The pilot is really two episodes merged into one, and you can tell. There’s DC Fontana’s “Encounter at Farpoint” half, which is the less interesting bit; the character of Farpoint’s supervisor is not very fleshed out, the ending with the huge medusa entities is mesmerizing and unexpected by its scope. It’s hard to imagine the series starting its journey just with this episode. But, as a result of studio pressure, Gene Roddenberry wrote the “Q” half, which is much, much more suited to a series pilot, and acts as a framing story for this double episode and for the series as a whole. With Q, Roddenberry sets the tone for the ideals behind Star Trek and defines TNG’s mission statement: that we, humans, can evolve beyond our belligerent and violent past to a future where we strive to better ourselves. Q puts humanity on trial, quite literally, for its past horrors — including those of World War III in our own future — and Picard argues that humanity has moved past that and will progressively evolve to make those days seem like barbaric pre-history before civilization truly began. Q and the trial he sets up are whacky enough to make me think this is more of a fantasy series than science fiction, but the quality of the dialogue make up for that oddity.
The pilot does its job; but the best is yet to come. “Let’s see what’s out there. Engage.”
Bones McCoy, of course! That cameo from a TOS character was a really nice touch!
Picard: “I recognize this court as the one that agreed with that line from Shakespeare: ‘Kill all the lawyers!’ ”
Q: “Which was done.”
“Hide and Q”: Meh
A retread of the “Q” parts from the pilot episode: Q and his antics, judging humanity’s irresponsibility, trying to make his point here with the adage “power corrupts” — only that it doesn’t corrupt the collaborative effort that is the crew of the Entrerprise-D! The scenes on the plant with the ugly aliens, obviously shot on a sound stage, are not convincing at all. The episode only stands out for the Q–Picard dialogue, copiously quoting Shakespeare!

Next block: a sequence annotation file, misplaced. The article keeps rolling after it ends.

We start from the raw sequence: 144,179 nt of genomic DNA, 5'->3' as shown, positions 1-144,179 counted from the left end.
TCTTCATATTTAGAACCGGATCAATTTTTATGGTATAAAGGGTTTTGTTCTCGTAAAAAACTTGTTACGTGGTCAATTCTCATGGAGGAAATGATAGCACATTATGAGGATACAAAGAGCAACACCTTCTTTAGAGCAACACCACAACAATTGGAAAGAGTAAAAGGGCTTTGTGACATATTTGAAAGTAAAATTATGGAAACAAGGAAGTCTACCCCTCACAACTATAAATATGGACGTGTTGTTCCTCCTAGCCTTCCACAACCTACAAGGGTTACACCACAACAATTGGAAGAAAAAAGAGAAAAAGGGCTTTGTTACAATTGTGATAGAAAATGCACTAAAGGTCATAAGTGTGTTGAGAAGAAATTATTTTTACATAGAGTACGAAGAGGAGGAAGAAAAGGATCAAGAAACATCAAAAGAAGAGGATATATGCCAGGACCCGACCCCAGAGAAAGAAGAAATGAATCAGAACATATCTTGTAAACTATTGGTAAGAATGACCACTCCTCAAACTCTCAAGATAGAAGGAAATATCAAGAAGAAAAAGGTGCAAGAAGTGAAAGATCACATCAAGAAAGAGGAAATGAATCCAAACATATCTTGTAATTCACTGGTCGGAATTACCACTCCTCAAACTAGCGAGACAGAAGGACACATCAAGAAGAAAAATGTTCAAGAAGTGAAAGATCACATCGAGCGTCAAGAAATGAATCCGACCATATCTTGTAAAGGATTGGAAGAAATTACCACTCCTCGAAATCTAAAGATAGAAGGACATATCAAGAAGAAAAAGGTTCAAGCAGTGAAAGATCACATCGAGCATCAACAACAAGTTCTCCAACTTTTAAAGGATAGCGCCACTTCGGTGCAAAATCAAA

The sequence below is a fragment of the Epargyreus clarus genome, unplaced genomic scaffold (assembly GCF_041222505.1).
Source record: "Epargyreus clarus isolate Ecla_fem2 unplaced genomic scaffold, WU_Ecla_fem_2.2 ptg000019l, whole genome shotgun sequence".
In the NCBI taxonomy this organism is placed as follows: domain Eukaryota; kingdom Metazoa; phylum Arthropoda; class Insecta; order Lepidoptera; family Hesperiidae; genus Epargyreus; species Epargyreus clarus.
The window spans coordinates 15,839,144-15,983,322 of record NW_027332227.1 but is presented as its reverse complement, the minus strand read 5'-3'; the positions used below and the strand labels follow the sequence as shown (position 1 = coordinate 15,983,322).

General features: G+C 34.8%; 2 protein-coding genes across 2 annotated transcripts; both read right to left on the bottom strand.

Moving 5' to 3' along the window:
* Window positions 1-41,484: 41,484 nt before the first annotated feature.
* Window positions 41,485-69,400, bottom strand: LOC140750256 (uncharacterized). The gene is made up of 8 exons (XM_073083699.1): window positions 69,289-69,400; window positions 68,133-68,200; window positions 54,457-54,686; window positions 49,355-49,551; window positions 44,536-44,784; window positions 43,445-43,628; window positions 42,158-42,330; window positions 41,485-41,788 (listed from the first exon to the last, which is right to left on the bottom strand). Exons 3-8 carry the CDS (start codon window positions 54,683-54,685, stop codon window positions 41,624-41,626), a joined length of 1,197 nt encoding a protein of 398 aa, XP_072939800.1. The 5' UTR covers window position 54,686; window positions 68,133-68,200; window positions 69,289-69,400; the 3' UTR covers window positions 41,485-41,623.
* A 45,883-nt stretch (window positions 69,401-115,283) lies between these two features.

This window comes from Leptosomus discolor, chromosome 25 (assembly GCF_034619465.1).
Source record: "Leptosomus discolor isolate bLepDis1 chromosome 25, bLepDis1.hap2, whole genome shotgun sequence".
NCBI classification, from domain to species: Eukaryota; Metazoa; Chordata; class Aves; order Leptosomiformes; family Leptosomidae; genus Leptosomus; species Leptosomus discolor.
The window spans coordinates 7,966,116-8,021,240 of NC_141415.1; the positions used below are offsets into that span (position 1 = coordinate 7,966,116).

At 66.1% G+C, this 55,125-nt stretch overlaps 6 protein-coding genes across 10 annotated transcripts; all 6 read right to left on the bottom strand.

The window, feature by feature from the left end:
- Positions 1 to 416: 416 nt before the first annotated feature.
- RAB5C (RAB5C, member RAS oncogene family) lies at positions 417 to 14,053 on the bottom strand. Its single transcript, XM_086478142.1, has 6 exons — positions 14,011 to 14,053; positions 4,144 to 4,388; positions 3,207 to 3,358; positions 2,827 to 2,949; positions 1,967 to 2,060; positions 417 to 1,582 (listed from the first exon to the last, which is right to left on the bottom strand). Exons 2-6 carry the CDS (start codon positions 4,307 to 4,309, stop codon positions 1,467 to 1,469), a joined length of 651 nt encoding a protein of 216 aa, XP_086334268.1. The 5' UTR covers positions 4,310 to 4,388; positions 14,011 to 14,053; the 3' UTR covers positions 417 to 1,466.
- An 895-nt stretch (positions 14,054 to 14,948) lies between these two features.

The excellent John DeLancie (Q) is a familiar face, among other things from Breaking Bad (the air controller that “causes” that airplane crash in season 2)! This and several TNG episodes are directed by Cliff Bole, who directed several The X-Files, Millennium and Harsh Realm episodes (e.g. “Bad Blood“)!
Q: “Perhaps maybe a little… Hamlet?”
Picard: “No. I know Hamlet. And what he might say with irony I say with conviction. “What a piece of work is man! How noble in reason! How infinite in faculty. In form, in moving, how express and admirable. In action, how like an angel. In apprehension, how like a god…””
Q: “Surely you don’t see your species like that do you?!”
Picard: “I see us one day becoming that, Q. Is it that which concerns you?”
“Datalore”: just OK
It’s a bit surprising that Data should be a one-of-a-kind android and not one of many mass-produced androids of a technology mastered by humans, like for example Ash in Alien. This situation sets up some interesting developments later on in the series, but it is an odd starting point. “Datalore” introduces Data’s evil twin, who is evil maybe because he is more human than Data is, an interesting concept. It gives Brent Spiner the opportunity to shine, and actually draws the attention to how good an actor he is as Data: his android mannerisms are so familiar by now that one wouldn’t think there’s a human behind that! The B-plot on the crystalline entity is, however, not the best Trek has to offer; special effects are really hit and miss. Bravo for Star Trek’s representation of diversity with the name of Data’s creator, a vaguely Korean-sounding name.
This is one of many TNG episodes directed by Rob Bowman! His work in The X-Files in a few years will become legendary!
Lore, to Data, about humans: “And you want to be as stupid as them, dear Brother?”
“11001001”: just OK
The Enterprise encounters aliens, aliens appear malevolent, malevolence is revealed to be just a result of misunderstanding between us and them, everything ends happily. It is a recipe for many an episode of an optimistic show like Star Trek, I suppose. It is handled well here with these binary aliens, and the episode showcases Picard and Riker working well together. The film noir-type holodeck simulation of a femme fatale to draw Riker’s attention is a bit outdated though. Also, it is surprising to see so many moments where the characters just smile — modern-day series have accustomed viewers to a much bleaker, cynical worldview, where torment and pain is the main driver behind the story.
Riker knows his Casablanca: “What’s a knockout like you doing in a computer-generated gin joint like this?”
“Home Soil”: Really excellent
What is impressive to this day is Star Trek’s attachment to the scientific method. Information about the real world is collected, analysed, theories are tested, and decisions are made based on facts. Take note, world of 2018! Take note, drama-only TV series of 2018! This episode is the most hard-science one so far, with discussions of terraforming, electricity conductivity and silicon-based life that were fascinating to this science fiction fan! There is very little beyond the science here, but the mere fact that TNG is confident enough of itself to base an entire episode on the awe of scientific discovery makes me think highly of this one.
The terraforming effort’s director, Walter Gotell, memorably portrayed Nazi scientist Victor Klemper in The X-Files‘ “Paper Clip“!